Supervised Homework/Study Time
Under the interim final regulations, homework/study time must be supervised in a structured setting in order to count as an allowable work activity. Homework/study time is an integral part of successfully completing most educational programs. HHS should allow states to develop common sense practices for determining the amount of homework/study time needed for a recipient to satisfactorily progress in a course. For example, a state may allow the instructor or educational institution to provide documentation of the average required homework time needed for satisfactory completion of the course and count that time using the teacher's statement and the recipient's satisfactory progress as the verification. The new requirements will be unduly administratively burdensome for states by documenting and monitoring hours that virtually every learning institution has already adopted as an accepted practice. In addition, this rule would increase expenditures for staff, space costs, and child care.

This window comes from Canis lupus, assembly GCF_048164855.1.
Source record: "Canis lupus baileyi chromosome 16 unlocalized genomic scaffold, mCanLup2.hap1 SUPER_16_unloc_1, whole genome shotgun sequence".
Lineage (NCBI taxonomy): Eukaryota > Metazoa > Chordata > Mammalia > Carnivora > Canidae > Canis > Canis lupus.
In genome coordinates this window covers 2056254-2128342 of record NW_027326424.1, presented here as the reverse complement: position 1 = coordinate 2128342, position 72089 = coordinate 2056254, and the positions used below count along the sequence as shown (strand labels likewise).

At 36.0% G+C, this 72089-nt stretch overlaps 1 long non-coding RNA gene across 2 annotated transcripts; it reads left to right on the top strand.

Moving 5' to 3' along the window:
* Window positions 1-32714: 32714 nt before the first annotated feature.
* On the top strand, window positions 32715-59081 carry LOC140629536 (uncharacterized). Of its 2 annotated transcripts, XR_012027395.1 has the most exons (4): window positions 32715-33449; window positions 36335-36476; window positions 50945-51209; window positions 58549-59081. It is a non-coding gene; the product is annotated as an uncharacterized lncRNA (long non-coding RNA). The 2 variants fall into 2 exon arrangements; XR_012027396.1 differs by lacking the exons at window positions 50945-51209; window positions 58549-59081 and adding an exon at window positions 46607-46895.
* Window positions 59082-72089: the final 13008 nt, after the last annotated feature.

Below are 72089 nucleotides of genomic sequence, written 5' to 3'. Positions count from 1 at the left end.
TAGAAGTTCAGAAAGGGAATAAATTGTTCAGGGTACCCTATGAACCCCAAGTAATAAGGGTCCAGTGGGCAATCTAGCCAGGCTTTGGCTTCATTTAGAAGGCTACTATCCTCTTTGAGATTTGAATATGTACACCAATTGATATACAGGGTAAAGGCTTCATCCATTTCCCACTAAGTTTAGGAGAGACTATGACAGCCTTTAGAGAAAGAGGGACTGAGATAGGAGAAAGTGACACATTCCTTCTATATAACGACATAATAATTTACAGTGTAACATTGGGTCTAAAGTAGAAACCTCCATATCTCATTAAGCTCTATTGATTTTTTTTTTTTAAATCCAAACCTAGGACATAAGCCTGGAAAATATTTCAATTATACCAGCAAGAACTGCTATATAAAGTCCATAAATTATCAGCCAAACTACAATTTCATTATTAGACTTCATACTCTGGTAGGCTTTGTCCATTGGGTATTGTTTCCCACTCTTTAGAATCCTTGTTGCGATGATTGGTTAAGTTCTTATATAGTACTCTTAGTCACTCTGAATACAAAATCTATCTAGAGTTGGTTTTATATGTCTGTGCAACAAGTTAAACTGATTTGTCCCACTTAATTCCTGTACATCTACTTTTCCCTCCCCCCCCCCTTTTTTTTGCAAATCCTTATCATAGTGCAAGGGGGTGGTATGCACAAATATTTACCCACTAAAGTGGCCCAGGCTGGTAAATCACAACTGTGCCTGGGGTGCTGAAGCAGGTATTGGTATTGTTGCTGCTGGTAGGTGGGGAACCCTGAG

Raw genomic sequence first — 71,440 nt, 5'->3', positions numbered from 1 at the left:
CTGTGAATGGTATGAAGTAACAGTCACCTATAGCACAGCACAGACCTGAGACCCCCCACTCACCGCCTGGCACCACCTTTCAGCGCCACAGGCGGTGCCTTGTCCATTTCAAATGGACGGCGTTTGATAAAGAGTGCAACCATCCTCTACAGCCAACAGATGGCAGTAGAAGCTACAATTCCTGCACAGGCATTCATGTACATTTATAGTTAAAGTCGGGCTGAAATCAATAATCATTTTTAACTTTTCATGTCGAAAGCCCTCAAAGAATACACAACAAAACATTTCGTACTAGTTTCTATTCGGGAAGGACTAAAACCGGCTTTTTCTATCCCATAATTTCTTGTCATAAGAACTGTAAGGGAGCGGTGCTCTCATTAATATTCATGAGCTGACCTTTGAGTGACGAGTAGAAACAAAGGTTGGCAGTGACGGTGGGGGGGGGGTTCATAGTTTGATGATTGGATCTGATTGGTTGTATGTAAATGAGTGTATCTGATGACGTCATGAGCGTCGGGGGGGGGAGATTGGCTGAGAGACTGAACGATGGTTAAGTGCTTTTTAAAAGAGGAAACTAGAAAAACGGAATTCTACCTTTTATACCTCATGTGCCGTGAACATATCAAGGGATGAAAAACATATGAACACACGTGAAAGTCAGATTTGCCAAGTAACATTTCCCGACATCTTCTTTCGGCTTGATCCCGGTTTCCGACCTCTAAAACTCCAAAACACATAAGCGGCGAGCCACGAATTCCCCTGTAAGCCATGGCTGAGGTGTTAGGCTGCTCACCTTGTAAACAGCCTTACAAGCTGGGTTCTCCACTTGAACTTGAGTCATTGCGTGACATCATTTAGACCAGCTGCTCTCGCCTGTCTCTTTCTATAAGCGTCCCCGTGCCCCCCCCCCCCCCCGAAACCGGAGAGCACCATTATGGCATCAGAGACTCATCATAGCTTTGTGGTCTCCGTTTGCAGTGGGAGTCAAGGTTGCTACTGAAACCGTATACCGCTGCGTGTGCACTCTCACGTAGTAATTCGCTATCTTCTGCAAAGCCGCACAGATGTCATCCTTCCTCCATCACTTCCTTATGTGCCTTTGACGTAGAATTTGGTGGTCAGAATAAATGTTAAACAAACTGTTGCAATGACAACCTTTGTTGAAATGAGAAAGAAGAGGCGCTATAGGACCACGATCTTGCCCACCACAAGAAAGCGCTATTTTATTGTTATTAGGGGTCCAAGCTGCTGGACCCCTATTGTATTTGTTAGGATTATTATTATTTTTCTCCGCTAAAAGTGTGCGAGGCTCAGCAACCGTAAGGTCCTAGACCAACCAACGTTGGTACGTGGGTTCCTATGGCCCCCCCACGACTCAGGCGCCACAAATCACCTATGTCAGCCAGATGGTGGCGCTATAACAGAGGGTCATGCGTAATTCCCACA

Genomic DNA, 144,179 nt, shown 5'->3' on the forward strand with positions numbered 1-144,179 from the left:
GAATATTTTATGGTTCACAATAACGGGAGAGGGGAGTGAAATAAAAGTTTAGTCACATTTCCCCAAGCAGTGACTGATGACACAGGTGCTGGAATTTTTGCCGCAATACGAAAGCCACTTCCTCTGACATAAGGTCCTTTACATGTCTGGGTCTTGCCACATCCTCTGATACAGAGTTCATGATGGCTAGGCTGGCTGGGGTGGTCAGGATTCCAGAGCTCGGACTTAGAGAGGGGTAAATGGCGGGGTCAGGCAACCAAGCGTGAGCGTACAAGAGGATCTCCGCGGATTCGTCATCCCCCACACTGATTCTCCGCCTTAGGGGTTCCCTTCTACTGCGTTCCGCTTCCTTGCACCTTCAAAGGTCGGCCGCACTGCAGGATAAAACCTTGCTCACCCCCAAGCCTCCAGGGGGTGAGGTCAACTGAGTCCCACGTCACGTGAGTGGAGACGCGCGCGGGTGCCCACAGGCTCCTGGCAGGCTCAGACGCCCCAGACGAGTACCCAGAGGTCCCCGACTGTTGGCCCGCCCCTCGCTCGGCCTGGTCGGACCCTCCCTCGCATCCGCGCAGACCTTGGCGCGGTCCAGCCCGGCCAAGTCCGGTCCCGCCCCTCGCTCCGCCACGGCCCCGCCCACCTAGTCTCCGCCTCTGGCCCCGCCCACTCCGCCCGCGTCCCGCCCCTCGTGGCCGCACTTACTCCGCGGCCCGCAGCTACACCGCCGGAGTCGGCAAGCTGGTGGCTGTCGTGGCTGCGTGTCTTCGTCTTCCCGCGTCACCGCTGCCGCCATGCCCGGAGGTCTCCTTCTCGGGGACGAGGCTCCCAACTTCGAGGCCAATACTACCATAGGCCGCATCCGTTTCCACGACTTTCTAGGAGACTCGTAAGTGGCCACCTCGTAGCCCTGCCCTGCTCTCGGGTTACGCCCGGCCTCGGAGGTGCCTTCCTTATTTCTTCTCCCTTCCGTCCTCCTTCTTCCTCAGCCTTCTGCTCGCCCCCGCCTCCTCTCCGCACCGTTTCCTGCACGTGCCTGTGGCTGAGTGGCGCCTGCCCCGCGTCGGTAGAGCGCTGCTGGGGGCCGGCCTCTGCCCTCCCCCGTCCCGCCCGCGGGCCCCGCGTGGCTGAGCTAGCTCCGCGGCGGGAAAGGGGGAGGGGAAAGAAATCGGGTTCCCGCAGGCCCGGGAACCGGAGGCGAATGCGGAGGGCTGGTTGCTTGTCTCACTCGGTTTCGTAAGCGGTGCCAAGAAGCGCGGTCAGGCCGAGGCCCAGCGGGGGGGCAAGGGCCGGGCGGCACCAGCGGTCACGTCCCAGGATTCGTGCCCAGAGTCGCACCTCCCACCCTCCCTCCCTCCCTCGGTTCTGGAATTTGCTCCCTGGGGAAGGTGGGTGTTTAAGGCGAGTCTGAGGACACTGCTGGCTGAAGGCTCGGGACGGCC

Individuals with Disabilities
Similar to the deeming provision for the FLSA, HHS should deem full participation for disabled recipients (including individuals with short-term disabilities) who participate in work activities to the maximum level allowed by medical verification. Many recipients are prohibited from engaging in work activities for more than a set number of hours per month due to medically verified disabilities. When these recipients participate at their medically prescribed maximum level, states should be able to receive credit for their participation at the required work participation of 20 or 30 hours per week. We recognize states can work with these individuals outside of the 50% participation requirement; however, this recommendation would focus on what these recipients can do and represents incremental progress towards self-sufficiency.
Comparable to actual employment settings, HHS should allow states to count the 10 days of excused absences promulgated in the regulations as 80 hours at state option. This will give states more flexibility in serving TANF clients on a more individualized basis.